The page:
health benefits and harms, in which cases you should not use

Aro­mat­ic spices can give a spe­cial taste to famil­iar dish­es. In addi­tion, many of them are good for health and help strength­en the immune sys­tem, which is espe­cial­ly impor­tant now, dur­ing a pan­dem­ic! But there are also those that, under cer­tain con­di­tions, can be harm­ful. We’ll fig­ure out.
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One of the main advan­tages of spices is their high con­tent of antiox­i­dants. They help neu­tral­ize free rad­i­cals that dam­age the body. In addi­tion, spices reduce blood cho­les­terol lev­els, nor­mal­ize hor­mon­al lev­els, acti­vate meta­bol­ic process­es, and help to lose weight. What spices are good for health?

LEARN MORE! Did you know that spices help improve the qual­i­ty of microflo­ra? Read more in our spe­cial project. Bac­te­ria for hap­pi­ness and health.

The benefits of spices

1. Cardamom for weight loss

A very use­ful spice — car­damom: increas­es effi­cien­cy, improves well-being dur­ing PMS, helps to reduce weight. If you want to lose weight, add 1/4 tsp. car­damom in tea or cof­fee.

2. Vanilla for the mood

Vanil­la is con­sid­ered one of the most valu­able spices. Its smell improves mood, helps fight depres­sion, stim­u­lates the pro­duc­tion of hor­mones of joy. To relieve ten­sion, add 1–2 drops of vanil­la oil to the aro­ma lamp and enjoy the smell.

3. Star anise for cough and insomnia

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Star anise (star anise) is good for sore throats and as an expec­to­rant. No won­der it is often used in cough syrups. In nurs­ing moth­ers, star anise increas­es lac­ta­tion. For insom­nia, drink tea with this spice (0.5 tsp per 200 ml of water). And if you have a cough, take inhala­tions. Brew 1 tbsp. l. star anise with boil­ing water and breathe.

4. Allspice for colds

All­spice is able to give ener­gy, a charge of strength and vivac­i­ty. And its oil is a good anti­sep­tic. All­spice is also use­ful for stom­ach dis­or­ders, bloat­ing and flat­u­lence. In folk med­i­cine, it is used in the treat­ment of rheuma­tism. With hypother­mia and the first signs of a cold, pre­pare a deli­cious warm­ing drink. Add a few peas of all­spice to tea, 1 tsp. gin­ger and 1 tsp. hon­ey. You will imme­di­ate­ly feel bet­ter.

5. Cloves for toothache

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Clove is a strong anti­sep­tic. Dur­ing epi­demics of acute res­pi­ra­to­ry viral infec­tions, clove oil is rec­om­mend­ed for use in aro­mather­a­py. It is also good in inhala­tion for colds. In addi­tion, cloves help relieve toothache and fresh­en breath. To elim­i­nate bad breath (hal­i­to­sis), it is rec­om­mend­ed to chew a clove bud. Or brew a few flow­ers with boil­ing water and rinse your mouth.

6. Coriander for the stomach

Corian­der is used to make med­i­cines that improve diges­tion. It is espe­cial­ly use­ful for chron­ic gas­tri­tis, gas­tric and duo­de­nal ulcers (but not dur­ing an exac­er­ba­tion!), Chron­ic con­sti­pa­tion.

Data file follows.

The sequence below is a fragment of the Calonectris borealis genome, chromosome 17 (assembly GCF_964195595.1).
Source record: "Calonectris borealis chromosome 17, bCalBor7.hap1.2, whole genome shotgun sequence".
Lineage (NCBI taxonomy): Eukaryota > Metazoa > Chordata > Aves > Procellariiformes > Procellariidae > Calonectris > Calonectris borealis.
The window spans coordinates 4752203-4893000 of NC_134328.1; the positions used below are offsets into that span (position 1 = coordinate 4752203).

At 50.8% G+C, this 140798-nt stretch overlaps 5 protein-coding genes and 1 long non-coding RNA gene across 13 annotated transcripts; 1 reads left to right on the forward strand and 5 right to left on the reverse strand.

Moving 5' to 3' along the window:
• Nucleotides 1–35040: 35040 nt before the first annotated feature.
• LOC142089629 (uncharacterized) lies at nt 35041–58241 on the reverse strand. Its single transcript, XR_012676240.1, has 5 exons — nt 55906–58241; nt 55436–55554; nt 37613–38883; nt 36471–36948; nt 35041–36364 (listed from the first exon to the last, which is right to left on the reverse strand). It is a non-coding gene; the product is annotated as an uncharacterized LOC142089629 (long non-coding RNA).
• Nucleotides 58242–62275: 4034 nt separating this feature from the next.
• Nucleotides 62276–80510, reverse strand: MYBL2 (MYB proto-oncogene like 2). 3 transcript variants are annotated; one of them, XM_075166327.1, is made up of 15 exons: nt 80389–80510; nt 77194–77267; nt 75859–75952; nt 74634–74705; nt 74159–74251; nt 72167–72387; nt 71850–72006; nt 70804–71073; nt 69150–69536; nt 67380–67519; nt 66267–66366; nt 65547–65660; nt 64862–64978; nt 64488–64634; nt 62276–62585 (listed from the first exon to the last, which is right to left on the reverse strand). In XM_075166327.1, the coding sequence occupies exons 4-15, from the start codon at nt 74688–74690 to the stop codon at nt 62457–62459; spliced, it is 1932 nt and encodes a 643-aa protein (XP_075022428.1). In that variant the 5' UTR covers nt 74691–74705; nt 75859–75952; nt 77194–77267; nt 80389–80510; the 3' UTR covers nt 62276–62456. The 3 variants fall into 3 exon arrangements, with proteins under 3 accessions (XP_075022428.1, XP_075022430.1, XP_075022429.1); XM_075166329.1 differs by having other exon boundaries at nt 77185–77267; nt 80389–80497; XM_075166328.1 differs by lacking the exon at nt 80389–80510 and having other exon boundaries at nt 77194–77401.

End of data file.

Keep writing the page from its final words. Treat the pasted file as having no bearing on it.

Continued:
1 tsp crushed seeds pour a glass of boil­ing water, insist overnight in a ther­mos, strain. Take 1/3 cup 3 times a day to improve diges­tion and metab­o­lism.

7. Cinnamon for energy and weight loss

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Cin­na­mon is a ver­sa­tile spice. It increas­es con­cen­tra­tion and relieves fatigue, helps to nor­mal­ize meta­bol­ic process­es and low­er blood sug­ar and cho­les­terol lev­els. It also reduces blood pres­sure, improves diges­tion and has antimi­cro­bial prop­er­ties (helps keep food at home longer).

To feel cheer­ful all day, add 1 tsp to 1 liter of hot water. cin­na­mon, 1 tsp gin­ger, 3 tsp hon­ey, juice of 1/2 lemon or apple, let it brew. Drink through­out the day as tea. Cin­na­mon also helps in weight loss. To 200 ml of 1% kefir, add 1/4 tsp. cin­na­mon and 1 tsp. bran and drink instead of din­ner.

Harm of spices

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Unfor­tu­nate­ly, spices can have a neg­a­tive effect on our body. Basi­cal­ly, the harm of spices is asso­ci­at­ed with their exces­sive con­sump­tion and with the pres­ence of any chron­ic dis­eases. For exam­ple, peo­ple suf­fer­ing from hyper­ten­sion and hypoten­sion should not abuse salt and hot spices. Corian­der It is strict­ly for­bid­den for heart patients who have had a heart attack and stroke, hyper­ten­sive patients and patients with throm­bophlebitis.

Red and black pep­per, mus­tard, gin­ger should not be used for gas­tri­tis or oth­er gas­tric dis­eases. In large quan­ti­ties Bay leaf can be very dan­ger­ous for peo­ple with kid­ney, liv­er and heart dis­ease, for preg­nant women. A large num­ber of nut­meg may cause headache, dizzi­ness, nau­sea and loss of con­scious­ness. Turmer­ic it is bet­ter to exclude from the diet of patients with cholelithi­a­sis. anise, cin­na­mon and oregano dan­ger­ous to use dur­ing preg­nan­cy.

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